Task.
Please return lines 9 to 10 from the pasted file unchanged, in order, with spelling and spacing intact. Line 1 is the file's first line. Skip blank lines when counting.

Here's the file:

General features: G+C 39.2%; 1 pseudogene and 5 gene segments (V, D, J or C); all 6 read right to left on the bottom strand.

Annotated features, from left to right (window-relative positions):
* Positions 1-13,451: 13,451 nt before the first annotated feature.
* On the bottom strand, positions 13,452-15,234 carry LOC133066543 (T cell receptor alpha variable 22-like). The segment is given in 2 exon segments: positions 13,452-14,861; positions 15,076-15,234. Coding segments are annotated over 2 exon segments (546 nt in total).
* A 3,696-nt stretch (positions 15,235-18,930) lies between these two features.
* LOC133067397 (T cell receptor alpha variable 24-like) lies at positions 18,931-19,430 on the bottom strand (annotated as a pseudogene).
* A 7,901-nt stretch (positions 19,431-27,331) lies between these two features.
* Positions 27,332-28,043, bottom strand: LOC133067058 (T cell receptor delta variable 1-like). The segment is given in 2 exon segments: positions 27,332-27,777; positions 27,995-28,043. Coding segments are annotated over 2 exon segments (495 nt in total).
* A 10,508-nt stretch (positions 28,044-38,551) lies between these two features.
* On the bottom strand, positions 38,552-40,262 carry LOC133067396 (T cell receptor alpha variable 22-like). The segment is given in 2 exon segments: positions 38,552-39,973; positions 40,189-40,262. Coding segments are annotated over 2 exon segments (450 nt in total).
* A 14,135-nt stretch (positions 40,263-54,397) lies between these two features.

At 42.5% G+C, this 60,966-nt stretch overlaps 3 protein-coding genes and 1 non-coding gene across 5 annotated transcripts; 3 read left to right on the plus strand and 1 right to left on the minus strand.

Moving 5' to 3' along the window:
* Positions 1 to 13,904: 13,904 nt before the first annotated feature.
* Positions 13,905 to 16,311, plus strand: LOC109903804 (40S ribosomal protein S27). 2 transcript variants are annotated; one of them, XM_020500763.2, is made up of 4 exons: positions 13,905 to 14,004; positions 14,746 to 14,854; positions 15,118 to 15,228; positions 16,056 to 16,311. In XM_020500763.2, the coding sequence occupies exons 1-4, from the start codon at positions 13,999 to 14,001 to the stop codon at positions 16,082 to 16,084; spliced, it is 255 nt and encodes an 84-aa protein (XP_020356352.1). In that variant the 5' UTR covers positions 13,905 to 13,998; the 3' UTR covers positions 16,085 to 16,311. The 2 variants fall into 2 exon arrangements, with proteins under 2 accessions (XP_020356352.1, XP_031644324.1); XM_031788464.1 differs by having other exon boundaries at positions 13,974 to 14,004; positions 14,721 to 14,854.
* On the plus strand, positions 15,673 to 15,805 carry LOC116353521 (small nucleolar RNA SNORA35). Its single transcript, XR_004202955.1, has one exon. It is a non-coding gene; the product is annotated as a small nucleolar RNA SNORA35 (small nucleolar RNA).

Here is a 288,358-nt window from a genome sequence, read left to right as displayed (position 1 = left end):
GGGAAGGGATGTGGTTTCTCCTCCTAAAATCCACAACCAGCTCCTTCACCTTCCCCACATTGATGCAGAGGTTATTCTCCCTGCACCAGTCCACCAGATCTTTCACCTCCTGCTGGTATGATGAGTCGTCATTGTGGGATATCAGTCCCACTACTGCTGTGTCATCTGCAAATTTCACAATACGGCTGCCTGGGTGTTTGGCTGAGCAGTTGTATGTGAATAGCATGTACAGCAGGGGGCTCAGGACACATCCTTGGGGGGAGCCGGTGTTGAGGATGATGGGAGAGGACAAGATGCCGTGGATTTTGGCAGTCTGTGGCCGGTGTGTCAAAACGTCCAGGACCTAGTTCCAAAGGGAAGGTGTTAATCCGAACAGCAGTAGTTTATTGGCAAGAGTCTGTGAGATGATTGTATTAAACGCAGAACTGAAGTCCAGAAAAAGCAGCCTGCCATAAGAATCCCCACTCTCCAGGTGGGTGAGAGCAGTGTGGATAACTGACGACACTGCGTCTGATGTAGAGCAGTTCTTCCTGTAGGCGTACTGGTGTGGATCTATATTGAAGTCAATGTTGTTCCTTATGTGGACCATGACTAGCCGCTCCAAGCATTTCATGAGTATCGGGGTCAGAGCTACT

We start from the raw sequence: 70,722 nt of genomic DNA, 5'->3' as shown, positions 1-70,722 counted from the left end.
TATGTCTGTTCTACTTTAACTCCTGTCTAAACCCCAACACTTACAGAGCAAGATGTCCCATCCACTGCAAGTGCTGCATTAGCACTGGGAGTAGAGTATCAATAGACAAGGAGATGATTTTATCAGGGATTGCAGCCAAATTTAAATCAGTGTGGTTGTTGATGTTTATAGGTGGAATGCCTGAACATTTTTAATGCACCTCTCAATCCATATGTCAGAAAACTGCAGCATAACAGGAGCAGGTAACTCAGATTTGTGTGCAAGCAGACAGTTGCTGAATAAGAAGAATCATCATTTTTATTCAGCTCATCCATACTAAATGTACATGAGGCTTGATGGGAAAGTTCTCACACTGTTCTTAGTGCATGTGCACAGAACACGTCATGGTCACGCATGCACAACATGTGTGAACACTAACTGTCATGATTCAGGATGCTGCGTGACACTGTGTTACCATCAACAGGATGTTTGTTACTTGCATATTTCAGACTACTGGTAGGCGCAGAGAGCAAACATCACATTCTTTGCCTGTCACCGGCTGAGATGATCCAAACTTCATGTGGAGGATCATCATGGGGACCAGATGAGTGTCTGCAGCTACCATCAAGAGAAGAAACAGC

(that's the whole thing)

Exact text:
* A 10,508-nt stretch (positions 28,044-38,551) lies between these two features.
* On the bottom strand, positions 38,552-40,262 carry LOC133067396 (T cell receptor alpha variable 22-like). The segment is given in 2 exon segments: positions 38,552-39,973; positions 40,189-40,262. Coding segments are annotated over 2 exon segments (450 nt in total).